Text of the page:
In this careful and robust examination of all of the evidence currently available, economist Virginie Pérotin compares the performance of worker cooperatives to that of conventional capitalist firms.
BY GEORGE SPECKMAN | MARCH 10, 2017
In this careful and robust examination of all of the evidence currently available, Virginie Pérotin, the leading expert on the economics of employee ownership and worker cooperatives, compares the performance of worker cooperatives to that of conventional capitalist firms.
One of the virtues of Pérotin’s analysis is her key insights into the methods that should be used to compare these two types of firms. Rather than using the traditional measures of profits or return on investment, she focuses on productivity and firm survival.
On productivity, her analysis shows that,
contrary to popular thinking and to the pessimistic predictions of some theorists, solid, consistent evidence across countries, systems, and time periods shows that worker cooperatives are at least as productive as conventional firms, and more productive in some areas. The more participatory cooperatives are, the more productive they tend to be.
On the issue of survival, Pérotin shows that both of the main concerns about the institutional stability of worker cooperatives have solid solutions that have been adopted by a number of cooperatives around the world.
Furthermore, worker cooperatives are uniquely situated to weather changing market conditions—they “generally preserve jobs better.” This is because
employment in a labor-managed firm is not the same thing as employment in a conventional one. In a labor-managed firm, members participate in the decisions that affect their unemployment and income risks… [this] makes it possible for worker cooperatives to adjust pay rather than employment in response to demand shocks.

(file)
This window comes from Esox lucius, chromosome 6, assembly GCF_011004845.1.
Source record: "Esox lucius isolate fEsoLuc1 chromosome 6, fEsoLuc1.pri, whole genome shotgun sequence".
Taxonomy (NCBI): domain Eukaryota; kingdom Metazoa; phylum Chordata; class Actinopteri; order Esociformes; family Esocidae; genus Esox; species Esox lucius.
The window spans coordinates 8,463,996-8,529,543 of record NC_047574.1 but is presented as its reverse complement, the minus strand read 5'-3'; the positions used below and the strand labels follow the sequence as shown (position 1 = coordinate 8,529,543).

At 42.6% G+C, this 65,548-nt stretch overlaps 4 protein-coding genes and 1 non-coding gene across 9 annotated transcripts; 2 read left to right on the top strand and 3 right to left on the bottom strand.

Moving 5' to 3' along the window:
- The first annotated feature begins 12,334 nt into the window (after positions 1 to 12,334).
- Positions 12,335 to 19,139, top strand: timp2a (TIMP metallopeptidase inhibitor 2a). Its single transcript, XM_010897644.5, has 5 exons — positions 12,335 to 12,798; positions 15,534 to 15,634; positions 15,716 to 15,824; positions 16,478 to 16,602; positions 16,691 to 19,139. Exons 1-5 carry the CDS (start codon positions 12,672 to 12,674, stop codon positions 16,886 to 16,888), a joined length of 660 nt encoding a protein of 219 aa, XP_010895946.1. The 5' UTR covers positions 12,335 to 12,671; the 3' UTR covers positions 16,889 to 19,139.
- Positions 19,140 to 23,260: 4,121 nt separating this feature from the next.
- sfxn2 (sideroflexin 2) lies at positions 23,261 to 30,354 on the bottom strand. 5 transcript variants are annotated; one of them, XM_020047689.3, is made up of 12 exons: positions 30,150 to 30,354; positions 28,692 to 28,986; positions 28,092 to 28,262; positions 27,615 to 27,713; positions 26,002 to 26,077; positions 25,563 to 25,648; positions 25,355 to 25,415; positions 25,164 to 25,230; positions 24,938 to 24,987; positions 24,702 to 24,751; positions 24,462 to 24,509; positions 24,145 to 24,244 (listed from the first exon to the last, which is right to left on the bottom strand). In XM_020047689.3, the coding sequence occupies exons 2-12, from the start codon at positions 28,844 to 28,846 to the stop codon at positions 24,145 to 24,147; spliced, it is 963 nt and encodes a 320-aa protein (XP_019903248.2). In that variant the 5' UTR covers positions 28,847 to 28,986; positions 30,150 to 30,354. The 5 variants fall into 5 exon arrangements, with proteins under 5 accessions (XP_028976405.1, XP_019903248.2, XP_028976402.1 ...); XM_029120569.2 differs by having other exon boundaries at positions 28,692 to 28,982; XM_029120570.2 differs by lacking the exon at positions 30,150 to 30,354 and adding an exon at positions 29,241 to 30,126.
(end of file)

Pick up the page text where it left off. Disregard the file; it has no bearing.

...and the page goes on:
This is the opposite of how conventional firms respond—they reduce employment in response to adverse market conditions.
While drawing these important conclusions, Pérotin is also clear that more research needs to be done, especially comparing worker cooperatives to “specific segments of the firm population and other types of cooperatives… We need to know how cooperative specificities relate to success.”
This is a vitally important academic study that clears away common misconceptions, sums up what we know about the performance of worker cooperatives, and provides a roadmap for the further work that needs to be done.
The full analysis can be found in Chapter 8 of 'The Cooperative Business Movement, 1950 to the Present' and is available for download here.
George Speckman is a middle school teacher, an editor of Democracy at Work's Coop Talk, and an ordinary participant in Richmond, CA's local progressive movement. He has written on topics of Catholic theology, inspired particularly by Gustavo Gutierrez. His most recent work is The Suffering of the Impassible God: Innocent Suffering as God's Very Own.
Virginie Pérotin is a leading expert on the economics of employee ownership and worker cooperatives. She has been researching the topic for the better part of twenty years, and has an extensive list of publications in English and French examining the performance of worker cooperatives.
Prof. Pérotin has been a Professor of Economics at the Leeds University Business School since 2001. Before joining the University of Leeds, she was a Senior Research Economist at the International Labour Office in Geneva (Switzerland). She has also held research positions at the London School of Economics and the Centre d'Etude des Revenus et des Coûts (CERC), a research centre of the French Prime Minister's Office in Paris. Prof. Pérotin has also acted as a consultant to the World Bank, the OECD and the European Commission on issues of profit-sharing, employee ownership and employee involvement schemes. She is a member of the Council of the International Association for the Economics of Participation and of the editorial board of the Journal of Entrepreneurial and Organizational Diversity.